[Taylor Dibbert holds a BA in political science from the University of Georgia and a Master of International Affairs degree from Columbia University's School of International and Public Affairs (SIPA). He served as a Peace Corps volunteer in Guatemala from 2006-2008. His work has been published in Slow Trains Literary Journal, Scarlett Rosebud and elsewhere. He is the author of the recently published book, Fiesta of Sunset: The Peace Corps, Guatemala and a Search for Truth. ] 

The Truth about the Peace Corps

September 29, 2011 by Taylor Dibbert

As the Peace Corps turns fifty, now is an auspicious time to discuss Peace Corps reform. With annual expenses of less than $500 million, the organization costs little when considered in the broader budgetary debate on Capitol Hill. Over the past ten years, two disparate narratives have encompassed most talk surrounding the organization.

The first has to do with Peace Corps volunteer (PCV) safety. The second issue has to do with inadequate funding.

First, the claims that the Peace Corps is not doing enough to keep volunteers safe are, for the most part, baseless. Many of the rules designed to make PCVs safer are either ineffectual or counterproductive.

Is there risk in joining the Peace Corps? Absolutely. But people are also at risk when they drive to work, cross the street, go skiing and pass through Manhattan’s Riverside Park late at night. Bad things happen. Female volunteers are at greater risk than men for obvious reasons, but that does not mean that Peace Corps Safety and Security policies are always are putting PCVs in imminent danger. Many times these rules are just annoying hoops that PCVs jump through until they start to ignore them.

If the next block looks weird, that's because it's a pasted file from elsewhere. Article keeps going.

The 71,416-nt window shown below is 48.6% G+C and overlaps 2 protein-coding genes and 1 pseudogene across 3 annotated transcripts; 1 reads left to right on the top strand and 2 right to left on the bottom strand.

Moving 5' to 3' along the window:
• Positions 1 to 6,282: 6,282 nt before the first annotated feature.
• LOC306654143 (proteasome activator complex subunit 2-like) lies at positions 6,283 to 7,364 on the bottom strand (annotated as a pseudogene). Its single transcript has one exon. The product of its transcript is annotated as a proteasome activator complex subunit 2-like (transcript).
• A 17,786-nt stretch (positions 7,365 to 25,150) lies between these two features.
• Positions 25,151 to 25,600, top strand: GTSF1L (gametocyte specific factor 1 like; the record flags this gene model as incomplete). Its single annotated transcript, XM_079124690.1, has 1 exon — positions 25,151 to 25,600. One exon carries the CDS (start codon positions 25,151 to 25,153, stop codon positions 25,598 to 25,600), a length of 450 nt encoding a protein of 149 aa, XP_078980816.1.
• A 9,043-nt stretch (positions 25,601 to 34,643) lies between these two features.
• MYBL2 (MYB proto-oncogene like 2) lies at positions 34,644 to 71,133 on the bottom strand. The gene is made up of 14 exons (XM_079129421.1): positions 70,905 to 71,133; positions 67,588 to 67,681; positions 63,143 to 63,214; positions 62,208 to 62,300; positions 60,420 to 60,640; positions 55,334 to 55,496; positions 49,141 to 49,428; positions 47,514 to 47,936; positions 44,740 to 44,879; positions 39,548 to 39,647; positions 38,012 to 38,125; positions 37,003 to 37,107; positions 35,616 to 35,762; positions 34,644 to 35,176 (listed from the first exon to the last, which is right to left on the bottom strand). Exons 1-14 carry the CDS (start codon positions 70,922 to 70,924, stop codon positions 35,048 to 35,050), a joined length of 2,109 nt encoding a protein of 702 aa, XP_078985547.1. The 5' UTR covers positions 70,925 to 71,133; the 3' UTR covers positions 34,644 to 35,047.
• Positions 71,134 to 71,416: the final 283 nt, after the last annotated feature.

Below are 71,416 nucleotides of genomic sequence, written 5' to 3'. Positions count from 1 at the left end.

However, a few “Safety and Security” policies are counterproductive. For example, an official rule of Peace Corps Guatemala states that volunteers are not allowed to leave their site more than one weekend per month for recreational purposes. When a volunteer does leave, that person is “required” to call the Peace Corps office and leave a message stating where they will be and how they can be reached. The thinking is that, in case of an emergency (like a natural disaster) administrators will know where all their volunteers are.

This is a terrible idea. Volunteers invariably fail to report their travel plans because they do not want to be reprimanded. Administrators must know this; it is an obvious point. Most Peace Corps volunteers are adventurous, worldly people in their late-twenties and most live in rural communities. Consequently, these folks will want to “get out of site” a bit more frequently than the Peace Corps prescribes. So PCVs usually do not call out of site. Many times, administrators do not know where volunteers are. And round and round we go.

Many people have argued for greater funding for the Peace Corps. However, more money is not the best way to go about improving the organization.

The most frustrating aspect of my Peace Corps experience was that administrators did not seem to care very much about volunteer achievement. While achievement was certainly encouraged, many Peace Corps administrators were happier to see quiet volunteers, staying out of trouble. In fact, I know people who did (literally) almost nothing in two years of service. If readers do not believe this assertion, I would encourage them to ask around. Trust me. It happens. Being a Peace Corps volunteer is not easy and working with counterpart NGOs can be frustrating. Nevertheless, there is always something that can be done. After all, these are developing countries.